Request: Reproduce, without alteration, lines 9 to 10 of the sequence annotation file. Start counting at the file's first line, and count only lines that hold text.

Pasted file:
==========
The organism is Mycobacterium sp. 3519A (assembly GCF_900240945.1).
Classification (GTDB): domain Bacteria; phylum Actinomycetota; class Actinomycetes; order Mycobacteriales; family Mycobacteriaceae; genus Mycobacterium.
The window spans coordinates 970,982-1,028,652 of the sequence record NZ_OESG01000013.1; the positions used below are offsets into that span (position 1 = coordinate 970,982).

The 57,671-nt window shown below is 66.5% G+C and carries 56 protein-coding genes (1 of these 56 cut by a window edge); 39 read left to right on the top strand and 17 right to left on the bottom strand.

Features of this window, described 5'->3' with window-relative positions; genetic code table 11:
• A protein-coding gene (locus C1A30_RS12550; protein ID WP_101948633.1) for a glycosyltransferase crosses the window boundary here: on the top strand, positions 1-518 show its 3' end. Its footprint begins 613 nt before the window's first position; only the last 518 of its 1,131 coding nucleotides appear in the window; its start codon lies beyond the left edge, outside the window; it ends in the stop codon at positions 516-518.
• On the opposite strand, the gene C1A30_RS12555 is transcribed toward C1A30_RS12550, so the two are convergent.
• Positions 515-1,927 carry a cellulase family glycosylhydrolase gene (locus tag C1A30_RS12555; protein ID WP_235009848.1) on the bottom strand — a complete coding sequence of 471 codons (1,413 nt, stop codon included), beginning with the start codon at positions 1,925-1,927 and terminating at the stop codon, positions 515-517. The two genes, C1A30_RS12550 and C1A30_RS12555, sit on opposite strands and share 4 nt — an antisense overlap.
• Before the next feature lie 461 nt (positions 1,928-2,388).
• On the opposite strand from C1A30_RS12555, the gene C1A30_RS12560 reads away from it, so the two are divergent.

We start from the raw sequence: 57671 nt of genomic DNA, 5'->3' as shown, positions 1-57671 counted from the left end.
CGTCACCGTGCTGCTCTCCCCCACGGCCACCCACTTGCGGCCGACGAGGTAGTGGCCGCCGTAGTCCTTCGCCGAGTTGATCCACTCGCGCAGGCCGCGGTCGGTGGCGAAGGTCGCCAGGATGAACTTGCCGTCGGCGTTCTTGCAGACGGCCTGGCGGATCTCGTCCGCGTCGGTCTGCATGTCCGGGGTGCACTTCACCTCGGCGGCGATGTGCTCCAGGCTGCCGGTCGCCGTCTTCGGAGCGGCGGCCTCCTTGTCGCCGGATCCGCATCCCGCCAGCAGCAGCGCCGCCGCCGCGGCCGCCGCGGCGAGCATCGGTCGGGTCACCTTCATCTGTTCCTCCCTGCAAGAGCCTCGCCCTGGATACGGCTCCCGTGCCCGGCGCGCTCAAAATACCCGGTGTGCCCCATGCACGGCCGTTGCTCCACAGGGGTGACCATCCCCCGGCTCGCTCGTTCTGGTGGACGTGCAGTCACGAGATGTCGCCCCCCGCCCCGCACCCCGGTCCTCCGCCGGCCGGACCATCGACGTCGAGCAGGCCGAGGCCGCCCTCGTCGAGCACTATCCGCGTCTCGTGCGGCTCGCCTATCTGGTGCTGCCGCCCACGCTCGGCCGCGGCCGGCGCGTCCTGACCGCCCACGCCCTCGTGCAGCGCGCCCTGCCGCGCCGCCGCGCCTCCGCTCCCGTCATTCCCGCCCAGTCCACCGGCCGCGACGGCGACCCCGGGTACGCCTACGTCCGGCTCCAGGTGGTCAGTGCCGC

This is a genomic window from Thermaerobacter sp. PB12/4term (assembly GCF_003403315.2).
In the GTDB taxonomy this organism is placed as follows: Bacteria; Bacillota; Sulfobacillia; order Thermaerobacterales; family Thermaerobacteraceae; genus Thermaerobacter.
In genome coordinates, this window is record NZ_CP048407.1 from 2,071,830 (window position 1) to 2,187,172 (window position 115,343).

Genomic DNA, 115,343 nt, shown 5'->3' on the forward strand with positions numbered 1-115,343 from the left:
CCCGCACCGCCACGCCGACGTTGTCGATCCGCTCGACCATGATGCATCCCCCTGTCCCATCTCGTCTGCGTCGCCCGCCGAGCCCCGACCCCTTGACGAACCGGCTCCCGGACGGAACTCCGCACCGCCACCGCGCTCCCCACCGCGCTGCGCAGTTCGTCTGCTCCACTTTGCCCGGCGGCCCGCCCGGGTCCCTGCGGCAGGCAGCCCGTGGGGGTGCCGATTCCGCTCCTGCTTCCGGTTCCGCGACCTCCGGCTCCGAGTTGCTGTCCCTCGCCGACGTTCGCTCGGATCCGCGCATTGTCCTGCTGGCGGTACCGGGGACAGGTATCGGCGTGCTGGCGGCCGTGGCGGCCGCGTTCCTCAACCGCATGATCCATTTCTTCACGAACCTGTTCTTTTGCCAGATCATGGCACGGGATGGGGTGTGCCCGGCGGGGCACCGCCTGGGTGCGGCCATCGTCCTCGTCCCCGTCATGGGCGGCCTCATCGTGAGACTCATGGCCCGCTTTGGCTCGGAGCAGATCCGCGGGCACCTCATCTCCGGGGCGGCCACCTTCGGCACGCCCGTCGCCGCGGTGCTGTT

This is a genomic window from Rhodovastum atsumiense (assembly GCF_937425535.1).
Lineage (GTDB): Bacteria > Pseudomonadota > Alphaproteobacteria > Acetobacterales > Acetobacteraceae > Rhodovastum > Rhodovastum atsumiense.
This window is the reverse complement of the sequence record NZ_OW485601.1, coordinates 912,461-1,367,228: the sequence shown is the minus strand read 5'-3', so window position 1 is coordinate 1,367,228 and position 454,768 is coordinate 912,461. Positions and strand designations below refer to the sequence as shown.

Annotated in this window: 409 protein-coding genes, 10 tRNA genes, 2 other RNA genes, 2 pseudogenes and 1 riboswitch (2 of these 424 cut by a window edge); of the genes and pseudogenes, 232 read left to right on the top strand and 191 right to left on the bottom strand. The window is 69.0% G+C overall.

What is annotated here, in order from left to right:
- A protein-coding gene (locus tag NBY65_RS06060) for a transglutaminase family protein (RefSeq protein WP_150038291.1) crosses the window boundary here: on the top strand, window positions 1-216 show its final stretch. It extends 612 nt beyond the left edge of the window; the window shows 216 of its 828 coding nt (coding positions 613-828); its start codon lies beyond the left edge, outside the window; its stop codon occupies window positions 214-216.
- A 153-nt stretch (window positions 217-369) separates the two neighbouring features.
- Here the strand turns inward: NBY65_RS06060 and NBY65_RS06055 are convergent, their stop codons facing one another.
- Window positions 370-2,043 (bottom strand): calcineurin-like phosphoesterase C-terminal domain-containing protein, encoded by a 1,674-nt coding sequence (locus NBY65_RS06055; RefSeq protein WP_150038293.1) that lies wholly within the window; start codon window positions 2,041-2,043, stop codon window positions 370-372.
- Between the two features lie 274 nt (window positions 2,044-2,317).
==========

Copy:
• Before the next feature lie 461 nt (positions 1,928-2,388).
• On the opposite strand from C1A30_RS12555, the gene C1A30_RS12560 reads away from it, so the two are divergent.